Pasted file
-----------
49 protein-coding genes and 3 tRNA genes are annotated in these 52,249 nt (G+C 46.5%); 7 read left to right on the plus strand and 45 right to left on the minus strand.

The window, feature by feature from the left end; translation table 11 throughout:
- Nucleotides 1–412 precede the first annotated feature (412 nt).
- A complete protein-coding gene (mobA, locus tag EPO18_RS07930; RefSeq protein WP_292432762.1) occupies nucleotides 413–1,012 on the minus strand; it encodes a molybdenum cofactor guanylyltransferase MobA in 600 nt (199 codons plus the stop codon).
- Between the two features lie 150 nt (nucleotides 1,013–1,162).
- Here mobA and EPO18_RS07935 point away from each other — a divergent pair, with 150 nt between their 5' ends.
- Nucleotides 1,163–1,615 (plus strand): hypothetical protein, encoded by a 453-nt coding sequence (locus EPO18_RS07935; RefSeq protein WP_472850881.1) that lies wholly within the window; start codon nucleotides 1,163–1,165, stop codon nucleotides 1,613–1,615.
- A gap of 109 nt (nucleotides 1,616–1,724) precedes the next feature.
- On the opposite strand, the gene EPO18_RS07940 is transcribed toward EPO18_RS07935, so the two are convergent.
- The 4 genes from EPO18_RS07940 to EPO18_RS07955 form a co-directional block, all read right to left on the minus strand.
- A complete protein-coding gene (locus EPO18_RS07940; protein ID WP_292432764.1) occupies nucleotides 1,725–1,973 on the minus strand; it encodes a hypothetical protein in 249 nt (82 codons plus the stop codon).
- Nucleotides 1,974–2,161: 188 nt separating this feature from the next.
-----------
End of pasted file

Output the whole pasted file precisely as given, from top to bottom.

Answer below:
49 protein-coding genes and 3 tRNA genes are annotated in these 52,249 nt (G+C 46.5%); 7 read left to right on the plus strand and 45 right to left on the minus strand.

The window, feature by feature from the left end; translation table 11 throughout:
- Nucleotides 1–412 precede the first annotated feature (412 nt).
- A complete protein-coding gene (mobA, locus tag EPO18_RS07930; RefSeq protein WP_292432762.1) occupies nucleotides 413–1,012 on the minus strand; it encodes a molybdenum cofactor guanylyltransferase MobA in 600 nt (199 codons plus the stop codon).
- Between the two features lie 150 nt (nucleotides 1,013–1,162).
- Here mobA and EPO18_RS07935 point away from each other — a divergent pair, with 150 nt between their 5' ends.
- Nucleotides 1,163–1,615 (plus strand): hypothetical protein, encoded by a 453-nt coding sequence (locus EPO18_RS07935; RefSeq protein WP_472850881.1) that lies wholly within the window; start codon nucleotides 1,163–1,165, stop codon nucleotides 1,613–1,615.
- A gap of 109 nt (nucleotides 1,616–1,724) precedes the next feature.
- On the opposite strand, the gene EPO18_RS07940 is transcribed toward EPO18_RS07935, so the two are convergent.
- The 4 genes from EPO18_RS07940 to EPO18_RS07955 form a co-directional block, all read right to left on the minus strand.
- A complete protein-coding gene (locus EPO18_RS07940; protein ID WP_292432764.1) occupies nucleotides 1,725–1,973 on the minus strand; it encodes a hypothetical protein in 249 nt (82 codons plus the stop codon).
- Nucleotides 1,974–2,161: 188 nt separating this feature from the next.